I could tell you, but then I’d have to kill you.
The first time I heard that phrase, I thought it was pretty clever. After a couple hundred times, it got under my skin worse than poison ivy.
It reminds me how golden age television comedians used to zing “Uncle Miltie” (aka Milton Berle, aka “Mr. Television”) for stealing their jokes.
But it also reminds me to search my work for clichés and reused metaphors.
Slang, idioms and jargon can be used effectively to reflect a person’s personality or occupation as long as they naturally fit the person’s character. They should never be forced into the story just to show off what you know.
We use clichés, slang and idioms all the time. It’s part of who we are. It shows we’re in sync with the latest trends. After all, as social creatures no one wants to feel old and left behind. Some phrases are used so commonly, they’ve become as natural as breathing. But an expression that’s trending today, will flare bright for only a moment then quickly burn out. So a story containing today’s slang will soon feel dated.
That’s not always a bad thing. For a story set in the past, dialog should reflect how people spoke at that time, but we must be mindful that the meaning of certain words and phrases have changed over the years. Being gay in the 1890s is different than being gay in the 1990s. Calling someone a penguin today might refer to someone in a tuxedo or a dancing bird in Mary Poppins, but to a WWII pilot, a penguin who flies a mahogany plane is a derogatory term for an air force officer who sits behind a desk.
Sometimes a foreign idiom used in a book may be clear by the tone of the speaker, but sometimes an explanation may be necessary. Consider two examples from Night and Fog: One scene contains the phrase black as Newgate’s knocker. As Americans we might not be familiar with the British expression, but in the context in which it is used, we know it must be bad so we need not explain it.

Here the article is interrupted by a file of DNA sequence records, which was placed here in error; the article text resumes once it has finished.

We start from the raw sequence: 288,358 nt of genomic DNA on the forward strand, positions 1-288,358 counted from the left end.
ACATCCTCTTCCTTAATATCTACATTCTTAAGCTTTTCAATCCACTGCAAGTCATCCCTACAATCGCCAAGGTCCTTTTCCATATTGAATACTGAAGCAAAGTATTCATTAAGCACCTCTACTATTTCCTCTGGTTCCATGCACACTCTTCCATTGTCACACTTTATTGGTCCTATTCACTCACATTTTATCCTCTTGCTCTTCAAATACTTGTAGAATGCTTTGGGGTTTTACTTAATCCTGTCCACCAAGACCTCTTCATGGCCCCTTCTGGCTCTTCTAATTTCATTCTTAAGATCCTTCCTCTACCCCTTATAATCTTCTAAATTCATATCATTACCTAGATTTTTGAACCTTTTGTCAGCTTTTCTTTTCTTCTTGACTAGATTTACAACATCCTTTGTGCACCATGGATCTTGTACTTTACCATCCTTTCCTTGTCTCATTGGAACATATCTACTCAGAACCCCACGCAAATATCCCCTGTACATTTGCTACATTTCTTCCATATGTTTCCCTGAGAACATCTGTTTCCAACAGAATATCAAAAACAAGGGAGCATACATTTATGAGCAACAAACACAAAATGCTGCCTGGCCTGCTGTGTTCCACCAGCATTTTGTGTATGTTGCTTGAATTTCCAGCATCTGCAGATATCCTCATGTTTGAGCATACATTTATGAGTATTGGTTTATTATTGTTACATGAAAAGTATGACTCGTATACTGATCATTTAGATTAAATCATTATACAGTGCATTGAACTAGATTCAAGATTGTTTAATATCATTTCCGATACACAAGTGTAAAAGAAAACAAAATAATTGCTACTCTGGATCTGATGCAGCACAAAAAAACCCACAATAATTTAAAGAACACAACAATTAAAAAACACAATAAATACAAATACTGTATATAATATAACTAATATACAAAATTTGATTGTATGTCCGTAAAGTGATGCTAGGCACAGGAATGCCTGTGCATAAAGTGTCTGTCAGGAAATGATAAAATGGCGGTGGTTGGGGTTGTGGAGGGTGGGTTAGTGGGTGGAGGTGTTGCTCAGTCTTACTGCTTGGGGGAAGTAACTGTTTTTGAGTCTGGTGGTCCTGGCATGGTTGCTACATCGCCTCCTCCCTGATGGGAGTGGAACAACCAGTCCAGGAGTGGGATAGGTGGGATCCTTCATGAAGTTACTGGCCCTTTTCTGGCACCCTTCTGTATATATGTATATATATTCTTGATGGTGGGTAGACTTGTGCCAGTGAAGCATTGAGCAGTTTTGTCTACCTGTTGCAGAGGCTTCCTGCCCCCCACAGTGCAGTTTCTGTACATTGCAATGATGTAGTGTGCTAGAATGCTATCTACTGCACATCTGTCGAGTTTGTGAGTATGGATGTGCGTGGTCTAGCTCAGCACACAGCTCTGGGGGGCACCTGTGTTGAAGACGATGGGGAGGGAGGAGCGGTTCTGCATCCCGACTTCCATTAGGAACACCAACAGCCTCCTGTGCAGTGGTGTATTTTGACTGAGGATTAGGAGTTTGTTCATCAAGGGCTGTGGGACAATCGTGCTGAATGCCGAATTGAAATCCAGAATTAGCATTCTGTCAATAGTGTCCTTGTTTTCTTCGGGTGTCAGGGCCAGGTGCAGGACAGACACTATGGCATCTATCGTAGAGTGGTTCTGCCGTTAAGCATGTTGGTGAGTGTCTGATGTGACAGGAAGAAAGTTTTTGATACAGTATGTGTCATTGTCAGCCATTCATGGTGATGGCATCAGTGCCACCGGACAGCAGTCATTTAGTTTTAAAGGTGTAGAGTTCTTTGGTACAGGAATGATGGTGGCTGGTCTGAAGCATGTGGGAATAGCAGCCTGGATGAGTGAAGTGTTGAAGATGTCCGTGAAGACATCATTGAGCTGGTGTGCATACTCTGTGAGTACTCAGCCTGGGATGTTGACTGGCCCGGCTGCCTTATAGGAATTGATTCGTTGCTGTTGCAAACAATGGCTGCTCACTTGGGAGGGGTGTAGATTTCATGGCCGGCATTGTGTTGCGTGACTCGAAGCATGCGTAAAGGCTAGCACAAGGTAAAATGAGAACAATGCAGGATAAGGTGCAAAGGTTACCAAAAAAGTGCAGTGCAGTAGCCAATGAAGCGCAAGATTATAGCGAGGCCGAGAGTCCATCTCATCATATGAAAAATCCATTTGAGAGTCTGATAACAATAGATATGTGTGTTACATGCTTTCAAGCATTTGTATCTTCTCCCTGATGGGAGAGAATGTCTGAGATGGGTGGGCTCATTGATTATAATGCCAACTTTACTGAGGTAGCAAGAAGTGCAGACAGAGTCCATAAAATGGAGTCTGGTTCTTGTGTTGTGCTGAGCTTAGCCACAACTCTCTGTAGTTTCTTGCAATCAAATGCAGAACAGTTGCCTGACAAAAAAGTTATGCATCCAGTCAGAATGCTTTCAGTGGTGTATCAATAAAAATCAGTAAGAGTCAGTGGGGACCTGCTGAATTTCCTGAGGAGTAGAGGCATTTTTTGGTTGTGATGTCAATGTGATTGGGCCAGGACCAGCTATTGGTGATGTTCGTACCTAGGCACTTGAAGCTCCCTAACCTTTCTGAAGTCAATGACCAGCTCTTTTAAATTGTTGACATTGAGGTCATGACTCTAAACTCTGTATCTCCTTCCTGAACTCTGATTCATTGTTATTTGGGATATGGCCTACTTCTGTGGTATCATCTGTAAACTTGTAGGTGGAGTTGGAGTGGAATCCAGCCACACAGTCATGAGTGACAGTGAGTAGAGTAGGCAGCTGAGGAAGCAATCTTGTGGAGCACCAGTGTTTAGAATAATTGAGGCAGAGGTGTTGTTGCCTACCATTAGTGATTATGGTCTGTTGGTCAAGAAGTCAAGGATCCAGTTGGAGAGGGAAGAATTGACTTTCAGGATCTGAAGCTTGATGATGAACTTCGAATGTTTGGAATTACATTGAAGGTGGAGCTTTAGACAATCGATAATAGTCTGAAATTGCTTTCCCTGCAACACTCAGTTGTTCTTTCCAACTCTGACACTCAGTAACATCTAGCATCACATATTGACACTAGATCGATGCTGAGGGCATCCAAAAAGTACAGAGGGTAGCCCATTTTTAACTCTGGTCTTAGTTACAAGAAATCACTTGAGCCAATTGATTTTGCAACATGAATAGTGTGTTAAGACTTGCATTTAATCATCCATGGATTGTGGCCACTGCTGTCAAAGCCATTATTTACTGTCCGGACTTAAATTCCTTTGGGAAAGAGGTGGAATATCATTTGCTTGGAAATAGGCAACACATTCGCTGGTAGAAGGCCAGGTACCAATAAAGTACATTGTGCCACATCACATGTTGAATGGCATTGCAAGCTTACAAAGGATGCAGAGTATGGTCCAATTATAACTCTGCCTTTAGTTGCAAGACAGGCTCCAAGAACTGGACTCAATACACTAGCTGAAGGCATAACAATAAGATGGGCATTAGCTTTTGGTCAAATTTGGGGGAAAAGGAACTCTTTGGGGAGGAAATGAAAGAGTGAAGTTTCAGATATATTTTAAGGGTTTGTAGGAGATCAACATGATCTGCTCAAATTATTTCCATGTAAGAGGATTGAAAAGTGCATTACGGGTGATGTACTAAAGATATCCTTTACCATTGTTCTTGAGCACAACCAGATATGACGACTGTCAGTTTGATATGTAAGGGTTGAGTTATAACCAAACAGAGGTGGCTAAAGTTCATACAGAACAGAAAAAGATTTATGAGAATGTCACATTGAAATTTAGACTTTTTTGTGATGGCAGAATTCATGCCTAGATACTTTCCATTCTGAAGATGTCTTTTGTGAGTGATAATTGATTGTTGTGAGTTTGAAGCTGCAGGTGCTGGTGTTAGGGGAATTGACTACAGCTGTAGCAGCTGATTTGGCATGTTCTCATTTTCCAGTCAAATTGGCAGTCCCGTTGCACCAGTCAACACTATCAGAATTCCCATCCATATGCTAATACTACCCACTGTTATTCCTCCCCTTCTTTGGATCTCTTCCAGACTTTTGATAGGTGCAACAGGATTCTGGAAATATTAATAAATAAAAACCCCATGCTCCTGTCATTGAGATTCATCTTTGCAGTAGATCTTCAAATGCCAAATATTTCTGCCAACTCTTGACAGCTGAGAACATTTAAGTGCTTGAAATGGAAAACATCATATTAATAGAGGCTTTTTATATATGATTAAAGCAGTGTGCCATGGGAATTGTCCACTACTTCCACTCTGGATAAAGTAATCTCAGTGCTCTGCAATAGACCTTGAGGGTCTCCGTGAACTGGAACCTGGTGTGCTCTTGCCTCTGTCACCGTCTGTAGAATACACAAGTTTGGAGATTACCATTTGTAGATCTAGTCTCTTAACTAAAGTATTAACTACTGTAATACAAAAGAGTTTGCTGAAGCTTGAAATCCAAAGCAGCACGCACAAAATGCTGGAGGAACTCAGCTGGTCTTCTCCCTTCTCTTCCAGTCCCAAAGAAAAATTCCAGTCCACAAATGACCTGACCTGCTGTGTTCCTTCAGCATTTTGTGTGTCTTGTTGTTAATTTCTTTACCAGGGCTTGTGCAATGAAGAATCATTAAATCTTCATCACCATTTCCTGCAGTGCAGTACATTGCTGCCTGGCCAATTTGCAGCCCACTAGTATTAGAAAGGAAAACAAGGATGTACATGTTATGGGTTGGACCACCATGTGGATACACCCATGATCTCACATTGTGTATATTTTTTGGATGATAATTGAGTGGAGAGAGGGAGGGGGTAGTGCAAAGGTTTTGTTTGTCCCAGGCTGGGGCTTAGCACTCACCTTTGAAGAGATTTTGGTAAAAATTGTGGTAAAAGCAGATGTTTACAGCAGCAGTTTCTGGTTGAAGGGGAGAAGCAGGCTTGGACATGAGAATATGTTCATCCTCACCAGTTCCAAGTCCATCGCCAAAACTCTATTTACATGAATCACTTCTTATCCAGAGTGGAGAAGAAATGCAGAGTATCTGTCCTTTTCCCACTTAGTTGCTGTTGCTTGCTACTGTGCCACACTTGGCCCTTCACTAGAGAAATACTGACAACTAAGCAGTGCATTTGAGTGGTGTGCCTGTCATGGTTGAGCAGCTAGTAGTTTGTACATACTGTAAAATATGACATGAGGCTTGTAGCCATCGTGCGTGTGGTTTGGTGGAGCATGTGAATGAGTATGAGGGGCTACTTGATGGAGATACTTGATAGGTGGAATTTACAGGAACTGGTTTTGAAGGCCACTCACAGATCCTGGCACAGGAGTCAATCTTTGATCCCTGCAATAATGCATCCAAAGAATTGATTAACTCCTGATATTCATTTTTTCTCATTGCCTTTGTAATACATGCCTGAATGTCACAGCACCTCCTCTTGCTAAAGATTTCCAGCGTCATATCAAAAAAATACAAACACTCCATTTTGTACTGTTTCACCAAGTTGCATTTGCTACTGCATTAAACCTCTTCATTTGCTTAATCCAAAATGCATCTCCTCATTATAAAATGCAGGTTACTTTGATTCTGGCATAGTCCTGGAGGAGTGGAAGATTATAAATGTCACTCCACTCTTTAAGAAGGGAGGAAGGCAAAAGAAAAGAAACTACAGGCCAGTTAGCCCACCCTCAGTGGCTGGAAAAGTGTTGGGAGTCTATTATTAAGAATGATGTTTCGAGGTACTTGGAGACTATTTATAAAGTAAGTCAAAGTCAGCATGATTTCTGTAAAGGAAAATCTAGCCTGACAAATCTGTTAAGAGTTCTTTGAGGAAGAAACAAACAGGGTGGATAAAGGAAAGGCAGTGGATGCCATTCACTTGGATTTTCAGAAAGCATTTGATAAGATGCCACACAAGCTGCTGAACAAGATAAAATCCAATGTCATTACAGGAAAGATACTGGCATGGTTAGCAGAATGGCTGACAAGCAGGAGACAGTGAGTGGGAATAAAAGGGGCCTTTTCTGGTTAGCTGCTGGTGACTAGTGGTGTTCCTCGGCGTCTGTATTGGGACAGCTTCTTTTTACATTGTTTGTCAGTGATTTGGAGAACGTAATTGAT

Another scene has Virginia, my American heroine, using the phrase, “Vous avez de araignées au plafond,” which roughly translates to you’ve got spiders on the ceiling. But since the literal translation doesn’t help us, Virginia adds, “What? Did I say it wrong? Maybe you’d rather hear the American translation. You’re nuts!”
We must also take care not to put American slang in the mouths of foreign speakers (unless it is humorous misuse or otherwise intentional). Some phrases are used so often, they’ve become part of everyday speech. This makes them harder to find and eliminate from our novels. A battlefield nurse in WWII who experiences her first bloody battle might tell herself to get a grip, but a person tending the wounded at the Battle of Hastings in 1066 wouldn’t know that term and therefore wouldn’t even think it.
That reminds me of a story our Italian tour guide in Rome told us when asked how she had come to learn to speak English so well. “I lived in London for about seven years,” she replied. “I do all right except for some of the slang phrases. One time a couple in an American tour group hadn’t shown up at the appointed time, so I told the others that I would go ‘round and knock them up. I didn’t know why the Americans were laughing until they explained that in the U.S. that meant that I was going to get them pregnant!”
While idioms and slang can flavor our novels, we must strive to create our own fresh prose. During editing, we should keep Uncle Miltie in mind so our writing doesn’t become worn out like an old joke.